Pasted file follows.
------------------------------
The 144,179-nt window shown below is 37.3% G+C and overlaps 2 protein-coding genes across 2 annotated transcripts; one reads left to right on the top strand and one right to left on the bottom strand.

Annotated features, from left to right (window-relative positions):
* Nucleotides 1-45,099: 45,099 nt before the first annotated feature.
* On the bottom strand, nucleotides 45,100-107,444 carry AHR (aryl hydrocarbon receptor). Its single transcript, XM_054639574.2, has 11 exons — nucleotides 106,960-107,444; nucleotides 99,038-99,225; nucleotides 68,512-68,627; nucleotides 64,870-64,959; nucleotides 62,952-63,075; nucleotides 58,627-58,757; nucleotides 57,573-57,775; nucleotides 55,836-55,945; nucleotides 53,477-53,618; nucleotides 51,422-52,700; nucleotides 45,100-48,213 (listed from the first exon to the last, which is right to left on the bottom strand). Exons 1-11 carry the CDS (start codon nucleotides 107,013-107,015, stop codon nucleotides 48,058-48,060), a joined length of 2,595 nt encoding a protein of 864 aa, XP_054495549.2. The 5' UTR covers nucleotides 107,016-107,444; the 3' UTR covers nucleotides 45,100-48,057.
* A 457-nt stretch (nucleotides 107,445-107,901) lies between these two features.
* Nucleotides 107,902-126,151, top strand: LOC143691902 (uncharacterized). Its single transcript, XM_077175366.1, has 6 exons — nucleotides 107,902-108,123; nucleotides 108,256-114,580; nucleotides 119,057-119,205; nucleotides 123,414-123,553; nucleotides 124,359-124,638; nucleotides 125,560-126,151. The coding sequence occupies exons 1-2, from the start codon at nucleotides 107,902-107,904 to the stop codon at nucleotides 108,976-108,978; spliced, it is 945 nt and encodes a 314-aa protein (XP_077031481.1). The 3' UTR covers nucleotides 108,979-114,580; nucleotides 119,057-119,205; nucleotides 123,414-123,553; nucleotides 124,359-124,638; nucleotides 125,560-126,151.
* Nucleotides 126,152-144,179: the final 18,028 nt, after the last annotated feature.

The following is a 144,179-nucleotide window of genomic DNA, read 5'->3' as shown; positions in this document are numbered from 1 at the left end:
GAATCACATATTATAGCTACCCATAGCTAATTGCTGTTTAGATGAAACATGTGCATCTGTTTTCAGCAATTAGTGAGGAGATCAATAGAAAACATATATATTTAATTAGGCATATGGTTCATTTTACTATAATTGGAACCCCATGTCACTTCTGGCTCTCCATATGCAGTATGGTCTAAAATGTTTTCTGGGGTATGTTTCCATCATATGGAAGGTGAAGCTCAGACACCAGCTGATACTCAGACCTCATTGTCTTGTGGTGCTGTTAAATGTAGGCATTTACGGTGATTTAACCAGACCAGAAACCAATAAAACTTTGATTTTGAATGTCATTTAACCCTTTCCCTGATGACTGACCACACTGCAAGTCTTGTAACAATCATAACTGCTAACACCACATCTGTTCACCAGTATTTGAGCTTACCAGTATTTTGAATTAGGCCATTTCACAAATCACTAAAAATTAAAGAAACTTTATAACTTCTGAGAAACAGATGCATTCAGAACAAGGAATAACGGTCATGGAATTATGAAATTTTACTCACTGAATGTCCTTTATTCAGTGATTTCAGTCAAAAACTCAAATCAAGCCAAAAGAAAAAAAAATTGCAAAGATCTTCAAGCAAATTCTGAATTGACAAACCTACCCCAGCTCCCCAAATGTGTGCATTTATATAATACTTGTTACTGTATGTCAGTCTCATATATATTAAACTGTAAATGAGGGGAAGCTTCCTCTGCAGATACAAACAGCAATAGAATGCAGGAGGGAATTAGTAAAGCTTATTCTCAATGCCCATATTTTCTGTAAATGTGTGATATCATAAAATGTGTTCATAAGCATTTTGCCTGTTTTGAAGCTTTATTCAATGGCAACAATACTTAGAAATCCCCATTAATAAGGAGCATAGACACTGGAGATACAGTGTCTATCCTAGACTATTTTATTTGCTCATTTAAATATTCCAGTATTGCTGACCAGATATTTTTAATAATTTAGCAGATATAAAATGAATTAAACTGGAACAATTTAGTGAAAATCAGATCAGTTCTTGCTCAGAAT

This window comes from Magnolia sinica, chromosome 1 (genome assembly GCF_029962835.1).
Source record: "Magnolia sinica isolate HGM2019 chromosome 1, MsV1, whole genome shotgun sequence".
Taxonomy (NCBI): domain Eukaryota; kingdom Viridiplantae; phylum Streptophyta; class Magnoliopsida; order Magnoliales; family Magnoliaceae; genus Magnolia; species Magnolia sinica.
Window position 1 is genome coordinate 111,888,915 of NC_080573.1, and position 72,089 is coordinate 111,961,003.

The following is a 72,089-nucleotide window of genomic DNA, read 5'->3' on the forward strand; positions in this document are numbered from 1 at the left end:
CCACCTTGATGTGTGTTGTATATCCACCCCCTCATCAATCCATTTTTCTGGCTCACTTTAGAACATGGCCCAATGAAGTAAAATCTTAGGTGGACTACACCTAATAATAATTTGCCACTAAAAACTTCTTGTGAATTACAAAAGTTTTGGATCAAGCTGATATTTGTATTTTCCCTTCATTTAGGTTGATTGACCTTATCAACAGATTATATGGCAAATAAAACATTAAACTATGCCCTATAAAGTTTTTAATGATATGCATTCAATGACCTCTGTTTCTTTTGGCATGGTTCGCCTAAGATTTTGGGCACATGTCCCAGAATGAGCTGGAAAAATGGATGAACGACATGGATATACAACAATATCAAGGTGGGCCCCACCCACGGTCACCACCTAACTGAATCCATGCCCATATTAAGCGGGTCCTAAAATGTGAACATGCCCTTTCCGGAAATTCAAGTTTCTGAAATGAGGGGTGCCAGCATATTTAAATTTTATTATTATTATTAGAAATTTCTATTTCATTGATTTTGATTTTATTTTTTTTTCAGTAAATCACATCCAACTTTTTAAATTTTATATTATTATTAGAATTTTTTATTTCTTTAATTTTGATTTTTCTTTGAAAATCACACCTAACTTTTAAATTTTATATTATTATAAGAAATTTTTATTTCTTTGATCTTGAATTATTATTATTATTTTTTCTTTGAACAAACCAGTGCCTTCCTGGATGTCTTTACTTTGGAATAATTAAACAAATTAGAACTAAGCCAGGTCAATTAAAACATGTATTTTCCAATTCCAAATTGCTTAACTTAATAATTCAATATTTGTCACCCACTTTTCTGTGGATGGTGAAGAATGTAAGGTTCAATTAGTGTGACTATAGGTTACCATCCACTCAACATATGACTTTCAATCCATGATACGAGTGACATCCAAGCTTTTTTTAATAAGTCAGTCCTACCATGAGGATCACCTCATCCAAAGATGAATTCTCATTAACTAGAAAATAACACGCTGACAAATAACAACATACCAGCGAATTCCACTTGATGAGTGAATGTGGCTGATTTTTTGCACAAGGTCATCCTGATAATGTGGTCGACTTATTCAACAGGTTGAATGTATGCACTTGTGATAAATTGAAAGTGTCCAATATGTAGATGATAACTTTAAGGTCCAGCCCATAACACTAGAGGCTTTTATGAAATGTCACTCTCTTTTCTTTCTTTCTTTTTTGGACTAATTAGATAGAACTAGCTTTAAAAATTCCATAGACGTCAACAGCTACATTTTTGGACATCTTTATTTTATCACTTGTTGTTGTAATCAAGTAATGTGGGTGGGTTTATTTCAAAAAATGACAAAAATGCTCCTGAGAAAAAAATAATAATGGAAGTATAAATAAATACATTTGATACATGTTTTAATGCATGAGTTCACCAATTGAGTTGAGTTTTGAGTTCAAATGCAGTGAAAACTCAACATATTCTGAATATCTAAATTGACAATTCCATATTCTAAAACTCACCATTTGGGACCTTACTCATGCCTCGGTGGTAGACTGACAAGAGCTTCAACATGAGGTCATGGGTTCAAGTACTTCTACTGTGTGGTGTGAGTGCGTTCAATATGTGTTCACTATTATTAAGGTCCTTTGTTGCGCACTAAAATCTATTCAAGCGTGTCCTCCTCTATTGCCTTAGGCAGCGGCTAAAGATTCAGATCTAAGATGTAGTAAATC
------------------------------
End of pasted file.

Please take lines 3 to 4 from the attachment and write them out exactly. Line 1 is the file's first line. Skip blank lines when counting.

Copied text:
* Nucleotides 1-45,099: 45,099 nt before the first annotated feature.
* On the bottom strand, nucleotides 45,100-107,444 carry AHR (aryl hydrocarbon receptor). Its single transcript, XM_054639574.2, has 11 exons — nucleotides 106,960-107,444; nucleotides 99,038-99,225; nucleotides 68,512-68,627; nucleotides 64,870-64,959; nucleotides 62,952-63,075; nucleotides 58,627-58,757; nucleotides 57,573-57,775; nucleotides 55,836-55,945; nucleotides 53,477-53,618; nucleotides 51,422-52,700; nucleotides 45,100-48,213 (listed from the first exon to the last, which is right to left on the bottom strand). Exons 1-11 carry the CDS (start codon nucleotides 107,013-107,015, stop codon nucleotides 48,058-48,060), a joined length of 2,595 nt encoding a protein of 864 aa, XP_054495549.2. The 5' UTR covers nucleotides 107,016-107,444; the 3' UTR covers nucleotides 45,100-48,057.